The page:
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VINE VOICEon 18 March 2009
I found this book to be complex and fascinating. It combines elements of fairy tale with a study of the triggers for personal transformation, and also manages to develop into a plausible thriller.

We are introduced at the start of the book to Iris Greenfeder - wannabe author, not-quite professor (ABD = all but dissertation), and in a long standing relationship that doesn't require much commitment on either side. Iris misses her mother, who was killed in a hotel fire when she was young, and is sad about the recent death of her father. She isn't all that happy with her life - but she doesn't feel the need for change. Yet.

However, Iris writes a story based on one of her mother's fairy tales and submits it to a magazine for publication. Like a stone dropped into a pool, this small action creates ripples. Powerful people begin to gather around Iris. At first she (and we) think this is just happenstance. The magazine editor publishes Iris's story and introduces Iris to her uncle (Harry) who, by coincidence (we think), turns out to be a hotel magnate and who buys up the, now run down, hotel where Iris grew up. Then, out of the blue, a well known literary agent contacts Iris and encourages her to work on a memoir about her mother. Together these forces work on Iris's unconscious feelings of dissatisfaction with her life and she decides to spend the summer at the hotel looking for clues about her mother's past.

So Iris reluctantly takes on the job of hotel manager and turns out to be good at it - the first step in her personal transformation. She also finds a job at the hotel for ex-convict Aidan and begins a romantic relationship with him - another change for Iris. Aidan goes through his own transformation from ex-convict to professional hotel staff member and all round hero. Gradually, as Iris finds out more about her mother's past, other people who have an interest get closer and closer. The pace of the story gradually picks up, building to an exciting thriller ending.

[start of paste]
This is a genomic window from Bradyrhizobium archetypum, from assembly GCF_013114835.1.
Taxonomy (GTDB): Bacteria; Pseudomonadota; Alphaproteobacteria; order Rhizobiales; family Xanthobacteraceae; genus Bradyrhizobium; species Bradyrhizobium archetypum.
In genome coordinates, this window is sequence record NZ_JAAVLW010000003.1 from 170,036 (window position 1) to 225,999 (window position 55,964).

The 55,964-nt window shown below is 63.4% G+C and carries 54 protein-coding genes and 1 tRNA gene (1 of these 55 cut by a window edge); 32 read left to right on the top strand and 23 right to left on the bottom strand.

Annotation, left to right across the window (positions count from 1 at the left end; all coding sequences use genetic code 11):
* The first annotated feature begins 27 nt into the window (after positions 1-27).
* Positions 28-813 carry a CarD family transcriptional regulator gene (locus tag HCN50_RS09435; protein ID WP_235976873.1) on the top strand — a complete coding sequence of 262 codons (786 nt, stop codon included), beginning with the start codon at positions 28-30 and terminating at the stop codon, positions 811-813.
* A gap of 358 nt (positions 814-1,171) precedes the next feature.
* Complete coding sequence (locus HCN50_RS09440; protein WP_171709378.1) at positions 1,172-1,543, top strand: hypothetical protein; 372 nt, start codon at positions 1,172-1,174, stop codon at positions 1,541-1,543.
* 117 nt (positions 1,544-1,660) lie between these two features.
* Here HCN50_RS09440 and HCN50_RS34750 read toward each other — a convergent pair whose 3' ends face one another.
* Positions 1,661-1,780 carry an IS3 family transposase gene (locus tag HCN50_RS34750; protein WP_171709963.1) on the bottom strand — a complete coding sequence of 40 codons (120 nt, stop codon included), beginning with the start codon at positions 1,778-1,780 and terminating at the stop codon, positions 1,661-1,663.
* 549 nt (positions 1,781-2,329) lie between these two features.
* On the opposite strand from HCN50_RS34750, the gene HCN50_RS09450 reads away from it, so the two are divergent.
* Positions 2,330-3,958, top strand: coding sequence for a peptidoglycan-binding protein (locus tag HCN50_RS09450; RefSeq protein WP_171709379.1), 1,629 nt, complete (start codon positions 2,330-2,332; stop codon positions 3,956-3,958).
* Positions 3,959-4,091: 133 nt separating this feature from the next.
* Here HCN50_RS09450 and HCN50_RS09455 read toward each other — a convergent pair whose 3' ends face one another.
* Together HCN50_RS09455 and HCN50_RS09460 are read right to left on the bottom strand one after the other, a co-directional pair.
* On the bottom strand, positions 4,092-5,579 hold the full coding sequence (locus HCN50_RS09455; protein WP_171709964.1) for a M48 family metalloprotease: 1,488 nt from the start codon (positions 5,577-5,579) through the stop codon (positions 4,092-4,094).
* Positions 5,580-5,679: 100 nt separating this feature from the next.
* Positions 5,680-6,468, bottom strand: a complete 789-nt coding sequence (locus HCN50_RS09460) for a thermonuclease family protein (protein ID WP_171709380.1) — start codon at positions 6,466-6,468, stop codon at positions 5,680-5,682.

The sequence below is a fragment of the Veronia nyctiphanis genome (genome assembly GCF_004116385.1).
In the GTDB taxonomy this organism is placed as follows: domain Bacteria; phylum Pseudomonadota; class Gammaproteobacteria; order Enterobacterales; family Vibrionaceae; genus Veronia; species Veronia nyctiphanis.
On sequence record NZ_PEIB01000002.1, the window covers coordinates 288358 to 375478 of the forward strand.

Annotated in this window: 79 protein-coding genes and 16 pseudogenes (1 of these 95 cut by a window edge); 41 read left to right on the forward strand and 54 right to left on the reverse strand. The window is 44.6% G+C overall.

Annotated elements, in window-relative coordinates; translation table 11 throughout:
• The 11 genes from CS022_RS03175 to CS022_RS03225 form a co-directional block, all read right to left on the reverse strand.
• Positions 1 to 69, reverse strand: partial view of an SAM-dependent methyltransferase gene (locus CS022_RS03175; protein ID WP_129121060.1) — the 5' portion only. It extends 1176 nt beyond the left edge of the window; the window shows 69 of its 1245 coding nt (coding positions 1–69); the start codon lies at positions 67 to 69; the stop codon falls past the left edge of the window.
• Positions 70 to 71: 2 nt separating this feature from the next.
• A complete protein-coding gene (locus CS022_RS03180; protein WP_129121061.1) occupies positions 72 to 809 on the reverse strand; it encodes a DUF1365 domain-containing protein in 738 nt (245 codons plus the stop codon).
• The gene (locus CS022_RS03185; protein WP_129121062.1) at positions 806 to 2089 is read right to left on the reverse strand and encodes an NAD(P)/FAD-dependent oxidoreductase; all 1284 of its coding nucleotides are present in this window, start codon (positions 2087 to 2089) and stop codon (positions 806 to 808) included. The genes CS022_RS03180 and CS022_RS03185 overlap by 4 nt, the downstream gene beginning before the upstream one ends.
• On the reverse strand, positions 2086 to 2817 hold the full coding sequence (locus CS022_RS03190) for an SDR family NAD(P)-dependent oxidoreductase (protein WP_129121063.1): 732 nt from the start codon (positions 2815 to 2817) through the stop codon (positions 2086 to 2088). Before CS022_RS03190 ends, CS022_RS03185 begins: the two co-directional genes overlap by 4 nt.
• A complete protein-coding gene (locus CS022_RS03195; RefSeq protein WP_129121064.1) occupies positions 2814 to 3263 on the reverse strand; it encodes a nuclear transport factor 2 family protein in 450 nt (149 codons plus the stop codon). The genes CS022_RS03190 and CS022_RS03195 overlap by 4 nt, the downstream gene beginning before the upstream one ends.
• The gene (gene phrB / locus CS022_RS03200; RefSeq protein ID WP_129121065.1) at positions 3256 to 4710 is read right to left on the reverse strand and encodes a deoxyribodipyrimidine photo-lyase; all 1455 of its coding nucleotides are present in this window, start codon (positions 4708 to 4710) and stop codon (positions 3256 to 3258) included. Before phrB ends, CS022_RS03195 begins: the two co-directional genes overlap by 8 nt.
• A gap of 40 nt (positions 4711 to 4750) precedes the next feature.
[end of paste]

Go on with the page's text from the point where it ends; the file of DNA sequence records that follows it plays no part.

At intervals throughout out the book, we are given snippets from Iris's mother's books, unfolding the story of the Selkies. This story hints at what happened to Iris's mother in the past and gives us clues to the present day events taking place. Normally I find this type of side-tracking to be irritating, breaking the flow of the narrative, but in this book the little snippets of fairy tale are skilfully woven in to give us important insights to the action.

I think it's a pity that the publishers have flagged this book as a thriller. Although it has an exciting finish, the first half of the book is too slow and too reflective to keep the attention of a reader who expects action and fast pace.

Personally, I found the first half of the book to be insightful and thought-provoking, I loved the interweaving of different themes, and as the pace stepped up I was happily carried along to what for me was a very satisfactory ending.
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TOP 500 REVIEWERVINE VOICEon 3 November 2008
'My favourite story when I was small, the one I begged for night after night was The Selkie'.